Addiction recovery can be like walking a tightrope. You want to avoid temptation and triggers, but need to enjoy yourself once in a while. You want to build a positive new life, but often your friends no longer share similar interests because you’re sober and they are not. The best solution is to find something new that both piques your interest and has positive benefits to occupy your time.
Depending on your area and a number of other things, you might find that some of the go-to options in the traditional lists of hobby options aren’t right for you as a person in recovery. Sports, for example, do provide a great foundation in teamwork and learning new skills, but also traditionally play a key role in the drinking habits of men, so may be best avoided. Today, we’re highlighting a selection of great alternatives to the negative behaviors that landed you in rehab.
Making time to write in a journal daily, whether with pen and paper or electronically, can be extremely helpful for those in recovery. Journaling gives you somewhere to detail your feelings, make a note of that one thing you’re grateful for on the longest day of the week, and retrospectively can give you something to look back on to see just how far you’ve come on your recovery journey.
While we did say that sports can be a “bad” influence for some, the power of exercise is huge when it comes to positive forces for recovering addicts. This is because spending a specific amount of time doing something physically active most days gives your body a chance to produce those same endorphins that made you feel so good when you were abusing drugs or alcohol – but without the nasty imbalances that come along with substance addiction. Exercise offers a host of benefits to us all, including:
- Helps to clear the mind;
- Reduces stress;
- Boosts your overall health:
- Improves sleep; and,
- Can improve your social life.
By engaging in regular exercise, you can not only improve your general wellbeing, but make a positive lifestyle change for years to come.
We’ve separated yoga from general exercise because of the meditative component that yoga provides. In addition to physical perks like improved strength and flexibility, increased mindfulness and awareness are great components to add to your portfolio when building your new future. Like regular exercise, consistent yoga practice can provide a drip feed of natural hormones to the brain, as well as better sleep and decreased stress.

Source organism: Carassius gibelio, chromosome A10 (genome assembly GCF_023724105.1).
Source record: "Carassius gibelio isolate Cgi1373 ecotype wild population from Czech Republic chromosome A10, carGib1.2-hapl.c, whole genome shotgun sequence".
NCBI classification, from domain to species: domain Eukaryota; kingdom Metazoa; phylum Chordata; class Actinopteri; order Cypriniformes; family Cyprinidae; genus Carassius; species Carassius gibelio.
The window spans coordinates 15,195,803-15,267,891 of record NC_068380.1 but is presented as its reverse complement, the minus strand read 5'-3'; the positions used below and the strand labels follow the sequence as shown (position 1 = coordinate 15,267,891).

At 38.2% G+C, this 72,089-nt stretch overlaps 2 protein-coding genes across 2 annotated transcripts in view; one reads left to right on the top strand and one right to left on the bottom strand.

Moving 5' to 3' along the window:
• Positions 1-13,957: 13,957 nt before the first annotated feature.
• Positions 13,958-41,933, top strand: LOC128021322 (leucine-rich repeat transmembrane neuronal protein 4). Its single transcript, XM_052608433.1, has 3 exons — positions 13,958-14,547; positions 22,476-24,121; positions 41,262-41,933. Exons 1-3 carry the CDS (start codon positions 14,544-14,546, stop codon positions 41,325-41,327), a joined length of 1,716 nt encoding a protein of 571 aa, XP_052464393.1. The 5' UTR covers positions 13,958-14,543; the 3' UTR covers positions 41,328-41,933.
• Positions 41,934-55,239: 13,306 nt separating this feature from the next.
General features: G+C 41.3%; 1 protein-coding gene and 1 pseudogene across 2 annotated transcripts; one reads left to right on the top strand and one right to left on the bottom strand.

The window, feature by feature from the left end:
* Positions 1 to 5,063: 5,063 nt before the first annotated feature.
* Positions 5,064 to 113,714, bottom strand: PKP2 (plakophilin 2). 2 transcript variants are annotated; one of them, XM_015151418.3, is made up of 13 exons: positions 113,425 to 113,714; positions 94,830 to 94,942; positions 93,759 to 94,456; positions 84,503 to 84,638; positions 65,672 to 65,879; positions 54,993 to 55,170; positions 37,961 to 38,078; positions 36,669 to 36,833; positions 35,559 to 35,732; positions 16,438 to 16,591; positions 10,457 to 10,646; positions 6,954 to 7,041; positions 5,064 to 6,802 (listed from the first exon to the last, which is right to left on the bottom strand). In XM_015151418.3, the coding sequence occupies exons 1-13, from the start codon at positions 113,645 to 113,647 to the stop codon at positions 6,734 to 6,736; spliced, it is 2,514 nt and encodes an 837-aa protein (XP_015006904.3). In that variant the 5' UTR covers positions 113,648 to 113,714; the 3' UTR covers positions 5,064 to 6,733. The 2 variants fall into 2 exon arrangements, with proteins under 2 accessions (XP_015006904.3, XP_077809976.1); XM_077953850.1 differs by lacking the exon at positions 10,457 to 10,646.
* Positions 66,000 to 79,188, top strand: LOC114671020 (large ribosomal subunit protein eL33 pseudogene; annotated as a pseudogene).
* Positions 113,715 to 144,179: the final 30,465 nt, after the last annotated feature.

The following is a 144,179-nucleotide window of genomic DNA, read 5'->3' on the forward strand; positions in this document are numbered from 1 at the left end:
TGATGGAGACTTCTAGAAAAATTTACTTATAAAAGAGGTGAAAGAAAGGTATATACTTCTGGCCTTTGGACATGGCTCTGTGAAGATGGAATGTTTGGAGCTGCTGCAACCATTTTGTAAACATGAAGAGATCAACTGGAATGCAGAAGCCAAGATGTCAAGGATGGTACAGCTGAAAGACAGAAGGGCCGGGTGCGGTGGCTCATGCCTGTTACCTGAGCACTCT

Learning how to better care for yourself is a huge component of successful recovery. For some, the process of detox will reveal changes to your perception of the flavor of food, which can make finding things you like to eat difficult. For others, substance abuse will have taken a toll on your health, leaving you with serious nutritional needs. Instead of becoming discouraged, learning to harness the power of fresh food and truly savor it’s natural flavors. Over time, your taste buds will most likely return to normal. However, learning to cook, whether you focus on a particular style of cooking or just learn to make scratch versions of your favorite things, is a useful skill that can provide social, an even employment opportunities down the road.
Work with Animals
Actually owning a dog, cat, or even a goldfish can be difficult for some immediately following rehab. However, if you’re able to volunteer at a local animal shelter, or be involved with a horse-riding school as a volunteer, or even work as a dog walker, you may find that the rewards are well worth the effort. Animals have a unique ability to help us keep ourselves in check. They have predictable demands, provide unconditional love, and can teach you important qualities like perseverance and resilience that are essential for successful recovery.
There are scores of healthy habits waiting out there for you as you learn about the side effects of addiction and enter the recovery phase of your journey. Talk to your team, think about the different activities you enjoy, and see what gives your fresh start a spark.